Super Bowl Sunday is host to a lot of casual parties, many that involve pot lucks or smorgasbords. With such a wide variety of food, the default drink of choice is beer, usually Bud Light. You know, those guys who always run those wacky beer commercials in Super Bowl broadcast breaks? Well, I'm breaking from the pack here and recommending super wines, defined a variety of ways, for the Super Bowl.
• Clayhouse Adobe Pink 2011, Central Coast ($14): A pink wine may not seem too bold and super, but this ain't your father's rose'. Family owned Clayhouse in Paso Robles produces one that's decidedly Rhone style in intent, mainly Mourvedre and Syrah but with a big helping of Cabernet Sauvignon too. It's a pretty pink moving into salmon in color while the aromas are of strawberry and cream with a sprinkling of barrel spices and florals. Concentrated flavors of strawberry jam, raspberry Kool-Aid and watermelon are integrated with hints of cinnamon and clove. Mourvedre is what really gives this rose' some extra oomph, making it gutsy and substantial and an all around good food player.
• Robert Mondavi Private Selection Chardonnay 2011, California ($11): Someone at your Super Bowl bash is going to want some Chardonnay; it's still America's favorite varietal. But leave your $40 Santa Maria Valley Chards in the cellar because they'll just get lost in all the action. Now, Robert Mondavi is not what is used to be: no Mondavi family member is still involved in the operation. But that doesn't mean they didn't leave some smart talent behind like the team that crafted this easy going Chardonnay with caramel apple, lemon blossom, peach and pineapple on the nose. The caramel apple and brown sugar flavors are surprisingly up-front and appealing with a supporting cast of pineapple, peach, nectarine and dried apricot. Not deep or complex but multiple flavors explosions on the palate make that easy to forgive. And budget wise, it's a crowd pleaser.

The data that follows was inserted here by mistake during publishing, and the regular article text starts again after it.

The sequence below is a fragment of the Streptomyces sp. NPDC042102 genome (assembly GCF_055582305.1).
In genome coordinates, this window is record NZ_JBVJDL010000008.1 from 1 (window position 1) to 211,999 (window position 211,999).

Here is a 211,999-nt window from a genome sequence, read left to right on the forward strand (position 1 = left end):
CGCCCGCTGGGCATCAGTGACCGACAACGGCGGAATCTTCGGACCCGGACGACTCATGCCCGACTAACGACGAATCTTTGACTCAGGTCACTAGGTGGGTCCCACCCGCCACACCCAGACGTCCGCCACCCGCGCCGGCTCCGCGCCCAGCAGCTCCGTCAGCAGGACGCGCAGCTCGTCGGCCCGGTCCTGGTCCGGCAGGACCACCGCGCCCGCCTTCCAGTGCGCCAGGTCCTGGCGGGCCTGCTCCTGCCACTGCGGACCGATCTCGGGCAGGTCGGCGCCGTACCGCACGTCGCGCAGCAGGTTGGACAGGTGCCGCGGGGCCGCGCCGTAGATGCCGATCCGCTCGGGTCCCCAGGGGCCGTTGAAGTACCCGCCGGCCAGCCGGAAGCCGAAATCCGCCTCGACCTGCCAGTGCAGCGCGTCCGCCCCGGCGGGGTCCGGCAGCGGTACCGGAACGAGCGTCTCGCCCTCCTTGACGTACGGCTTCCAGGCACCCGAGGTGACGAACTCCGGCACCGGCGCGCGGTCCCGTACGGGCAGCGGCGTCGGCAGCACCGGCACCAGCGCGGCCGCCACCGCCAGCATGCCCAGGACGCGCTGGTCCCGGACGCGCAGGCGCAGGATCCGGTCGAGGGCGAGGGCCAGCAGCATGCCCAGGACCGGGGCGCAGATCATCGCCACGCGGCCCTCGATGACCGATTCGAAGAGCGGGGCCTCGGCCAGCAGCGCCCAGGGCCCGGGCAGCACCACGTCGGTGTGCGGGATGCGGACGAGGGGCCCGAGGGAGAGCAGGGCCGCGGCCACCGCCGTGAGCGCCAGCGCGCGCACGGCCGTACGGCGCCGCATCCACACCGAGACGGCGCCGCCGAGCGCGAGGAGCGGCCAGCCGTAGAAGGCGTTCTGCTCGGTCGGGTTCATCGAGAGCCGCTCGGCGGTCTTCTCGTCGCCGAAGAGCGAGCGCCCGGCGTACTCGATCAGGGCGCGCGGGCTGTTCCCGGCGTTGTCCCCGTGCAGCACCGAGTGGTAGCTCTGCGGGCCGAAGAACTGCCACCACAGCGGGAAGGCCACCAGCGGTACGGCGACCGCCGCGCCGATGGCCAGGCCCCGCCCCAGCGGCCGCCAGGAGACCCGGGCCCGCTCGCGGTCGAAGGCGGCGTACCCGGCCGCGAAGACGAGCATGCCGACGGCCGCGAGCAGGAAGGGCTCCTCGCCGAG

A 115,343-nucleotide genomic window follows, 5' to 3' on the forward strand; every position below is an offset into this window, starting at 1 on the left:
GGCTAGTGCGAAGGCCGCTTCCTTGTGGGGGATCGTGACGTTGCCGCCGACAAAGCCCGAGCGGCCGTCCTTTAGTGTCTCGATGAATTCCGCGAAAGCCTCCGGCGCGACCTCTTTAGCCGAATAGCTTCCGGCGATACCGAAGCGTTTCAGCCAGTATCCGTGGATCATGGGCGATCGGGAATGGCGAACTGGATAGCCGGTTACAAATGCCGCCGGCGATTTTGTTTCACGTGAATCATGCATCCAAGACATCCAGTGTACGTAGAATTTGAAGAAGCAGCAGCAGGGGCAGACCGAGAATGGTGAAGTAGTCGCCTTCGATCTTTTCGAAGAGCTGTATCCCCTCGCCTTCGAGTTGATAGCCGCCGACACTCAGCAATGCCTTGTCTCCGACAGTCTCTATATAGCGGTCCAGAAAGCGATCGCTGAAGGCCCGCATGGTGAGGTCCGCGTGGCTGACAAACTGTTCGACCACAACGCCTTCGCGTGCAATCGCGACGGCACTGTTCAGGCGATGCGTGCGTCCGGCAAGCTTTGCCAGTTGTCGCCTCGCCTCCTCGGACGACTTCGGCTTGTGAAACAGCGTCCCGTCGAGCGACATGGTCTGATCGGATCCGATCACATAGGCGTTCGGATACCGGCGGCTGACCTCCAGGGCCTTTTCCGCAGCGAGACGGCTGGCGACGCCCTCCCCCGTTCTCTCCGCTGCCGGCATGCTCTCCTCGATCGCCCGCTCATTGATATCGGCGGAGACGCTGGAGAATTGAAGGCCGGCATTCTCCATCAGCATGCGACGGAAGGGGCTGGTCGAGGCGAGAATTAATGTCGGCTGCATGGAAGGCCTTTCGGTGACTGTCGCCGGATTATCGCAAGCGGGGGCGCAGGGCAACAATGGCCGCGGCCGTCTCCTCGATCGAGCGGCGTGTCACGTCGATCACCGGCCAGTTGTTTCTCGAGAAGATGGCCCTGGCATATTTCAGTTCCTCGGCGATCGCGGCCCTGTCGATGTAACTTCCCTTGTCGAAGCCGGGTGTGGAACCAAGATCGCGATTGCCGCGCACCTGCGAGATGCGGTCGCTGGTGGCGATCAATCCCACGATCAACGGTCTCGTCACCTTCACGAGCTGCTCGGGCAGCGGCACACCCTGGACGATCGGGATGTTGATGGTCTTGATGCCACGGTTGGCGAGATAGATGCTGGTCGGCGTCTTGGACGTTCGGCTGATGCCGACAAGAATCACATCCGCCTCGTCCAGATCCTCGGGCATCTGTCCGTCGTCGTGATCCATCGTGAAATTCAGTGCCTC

• Hahn Pinot Noir, Monterey 2011 ($12): Sneaking in a little Pinot Noir here may not seem right, but it's on the list because the wine is a super bargain. It's hard to find a decent Pinot Noir under $20 these days, much less one that actually tastes like the grape. This one gets your attention with a snappy and vibrant nose of black cherry, raspberry and hard red candy. It's a light dancer on the palate as the ballet includes red and black fruit compote mingling with more serious baking spice underpinnings of clove and cardamom, from the use of one-third new French oak. It's zippy and zingy with good acidity, making for a very upbeat rendition of the variety that shows off its charms without hesitation. Not necessarily complex, nor intended to be at the price but the fruit is all front and center. Is this the best $12 Pinot Noir in the land? Yes, it just might be and that's a hard-won honor.